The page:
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Friday, June 24, 2016

A 4-Step Guide to Growth Investing

Try this social experiment with some of your friends or colleagues who regularly air their views about the stock market. Ask them why they invest in the stock market.

Chances are, they will look at you as if you are an alien from another planet. Most will answer: To make money, of course!

Then you point out that money can be made by selling shoes through the Internet, or by smuggling gold, or by becoming a movie star, or a doctor or a lawyer. Why from the stock market?

You may get the odd well thought out response to that last question; others will hem and haw, and then blurt out the truth: To make some quick money.

That is precisely the wrong reason to enter the stock market. Stocks provide inflation-beating returns over the long-term. For that to happen, stocks need to be picked carefully, and then held for the long-term.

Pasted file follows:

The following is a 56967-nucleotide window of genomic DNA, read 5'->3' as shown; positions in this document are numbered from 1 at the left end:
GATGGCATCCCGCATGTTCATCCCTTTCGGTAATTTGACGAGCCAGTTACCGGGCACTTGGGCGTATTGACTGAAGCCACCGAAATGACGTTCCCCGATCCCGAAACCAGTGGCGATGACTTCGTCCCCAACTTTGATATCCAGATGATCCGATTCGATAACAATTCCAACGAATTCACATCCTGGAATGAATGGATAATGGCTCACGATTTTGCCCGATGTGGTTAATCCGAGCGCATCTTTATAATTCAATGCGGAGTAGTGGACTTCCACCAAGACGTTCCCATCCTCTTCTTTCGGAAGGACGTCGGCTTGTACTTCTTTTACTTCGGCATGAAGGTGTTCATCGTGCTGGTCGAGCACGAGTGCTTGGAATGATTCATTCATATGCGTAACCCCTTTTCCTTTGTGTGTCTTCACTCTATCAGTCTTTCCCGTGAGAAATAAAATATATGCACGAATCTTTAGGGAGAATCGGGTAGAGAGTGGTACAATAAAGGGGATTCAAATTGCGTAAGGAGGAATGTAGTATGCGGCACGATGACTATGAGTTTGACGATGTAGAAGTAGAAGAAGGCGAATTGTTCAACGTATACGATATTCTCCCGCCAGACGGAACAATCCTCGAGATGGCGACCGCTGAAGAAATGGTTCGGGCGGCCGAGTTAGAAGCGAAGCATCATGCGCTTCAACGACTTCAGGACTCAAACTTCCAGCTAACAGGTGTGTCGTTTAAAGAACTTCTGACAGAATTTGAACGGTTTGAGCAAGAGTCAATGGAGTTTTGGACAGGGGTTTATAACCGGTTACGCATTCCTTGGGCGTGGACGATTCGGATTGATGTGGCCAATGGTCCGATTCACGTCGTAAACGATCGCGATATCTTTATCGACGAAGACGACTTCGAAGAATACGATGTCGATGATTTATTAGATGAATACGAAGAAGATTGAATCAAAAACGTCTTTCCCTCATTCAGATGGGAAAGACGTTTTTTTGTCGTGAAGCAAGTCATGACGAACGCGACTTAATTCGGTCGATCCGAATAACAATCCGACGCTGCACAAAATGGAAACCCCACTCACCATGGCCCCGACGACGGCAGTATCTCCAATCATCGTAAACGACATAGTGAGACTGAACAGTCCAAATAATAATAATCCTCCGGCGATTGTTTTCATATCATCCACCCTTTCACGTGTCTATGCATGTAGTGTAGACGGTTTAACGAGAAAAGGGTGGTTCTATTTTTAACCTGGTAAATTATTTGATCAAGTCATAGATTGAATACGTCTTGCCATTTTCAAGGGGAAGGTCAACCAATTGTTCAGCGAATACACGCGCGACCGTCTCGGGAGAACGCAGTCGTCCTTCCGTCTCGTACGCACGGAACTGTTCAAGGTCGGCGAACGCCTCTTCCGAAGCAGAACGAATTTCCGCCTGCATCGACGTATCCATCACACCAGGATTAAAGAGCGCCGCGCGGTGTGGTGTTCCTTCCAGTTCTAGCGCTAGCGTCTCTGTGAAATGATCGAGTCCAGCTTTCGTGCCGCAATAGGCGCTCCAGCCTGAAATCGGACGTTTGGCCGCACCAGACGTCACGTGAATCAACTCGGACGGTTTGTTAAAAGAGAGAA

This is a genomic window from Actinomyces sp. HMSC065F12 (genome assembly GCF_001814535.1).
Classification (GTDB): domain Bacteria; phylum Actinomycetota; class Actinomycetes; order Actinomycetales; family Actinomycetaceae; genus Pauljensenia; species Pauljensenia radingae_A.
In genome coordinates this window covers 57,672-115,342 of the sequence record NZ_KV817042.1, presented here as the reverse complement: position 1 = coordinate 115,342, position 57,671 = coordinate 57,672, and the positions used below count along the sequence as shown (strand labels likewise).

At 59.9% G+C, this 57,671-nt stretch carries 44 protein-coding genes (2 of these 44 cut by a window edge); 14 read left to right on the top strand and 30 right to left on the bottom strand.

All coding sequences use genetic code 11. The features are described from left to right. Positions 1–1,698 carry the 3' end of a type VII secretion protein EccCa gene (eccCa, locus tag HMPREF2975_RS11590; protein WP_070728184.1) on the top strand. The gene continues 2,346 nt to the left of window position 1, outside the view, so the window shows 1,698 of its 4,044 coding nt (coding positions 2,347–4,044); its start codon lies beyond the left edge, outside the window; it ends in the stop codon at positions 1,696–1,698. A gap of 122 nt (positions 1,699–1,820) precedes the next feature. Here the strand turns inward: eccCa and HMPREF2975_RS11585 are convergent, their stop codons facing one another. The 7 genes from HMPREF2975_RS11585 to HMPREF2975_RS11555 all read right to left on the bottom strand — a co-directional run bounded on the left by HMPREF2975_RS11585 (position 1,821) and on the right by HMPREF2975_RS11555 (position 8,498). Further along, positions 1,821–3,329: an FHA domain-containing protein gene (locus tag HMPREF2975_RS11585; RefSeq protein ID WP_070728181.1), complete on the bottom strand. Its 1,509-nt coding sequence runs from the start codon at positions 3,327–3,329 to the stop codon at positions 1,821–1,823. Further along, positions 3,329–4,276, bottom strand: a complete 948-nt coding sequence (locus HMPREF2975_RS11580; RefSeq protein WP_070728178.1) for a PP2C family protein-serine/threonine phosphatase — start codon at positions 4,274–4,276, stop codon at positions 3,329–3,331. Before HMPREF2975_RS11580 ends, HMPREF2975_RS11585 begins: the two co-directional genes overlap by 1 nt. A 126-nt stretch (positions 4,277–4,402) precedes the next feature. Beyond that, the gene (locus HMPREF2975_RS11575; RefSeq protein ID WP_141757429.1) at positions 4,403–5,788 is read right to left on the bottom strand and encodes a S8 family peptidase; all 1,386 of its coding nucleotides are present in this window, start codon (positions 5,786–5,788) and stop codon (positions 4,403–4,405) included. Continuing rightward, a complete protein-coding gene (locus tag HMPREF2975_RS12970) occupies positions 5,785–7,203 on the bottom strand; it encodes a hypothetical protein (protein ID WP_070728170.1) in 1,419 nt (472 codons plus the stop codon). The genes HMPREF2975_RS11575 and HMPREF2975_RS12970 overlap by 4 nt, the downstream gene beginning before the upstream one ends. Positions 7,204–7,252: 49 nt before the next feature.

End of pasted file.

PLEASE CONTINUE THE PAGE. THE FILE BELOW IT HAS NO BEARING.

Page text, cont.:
There are two schools of thought about stock investing - value investing and growth investing. Those interested in value investing can go through the 7-Step Guide.

Those interested in finding the 'next Infosys' or the 'next L&T' may like to follow the 4-Step Guide to evaluate growth stocks:-

1. Revenue Growth - ideally the average revenue growth of a company over the past 5 years

2. Profitability - during the initial years of a company's existence, growth may require in-flow of cash through debt or additional equity. Thereafter, it will be operating and net profit margins that will determine growth

3. Efficient use of Capital - two indicators of capital efficiency are Return on Assets (ROA) and Return on Equity (ROE) ratios

4. Industry Position/Competitive Advantage - qualitative assessments about whether a company can continue to grow and outperform.

Read more from this investopedia.com article.

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What is the Return on Assets (ROA) ratio?

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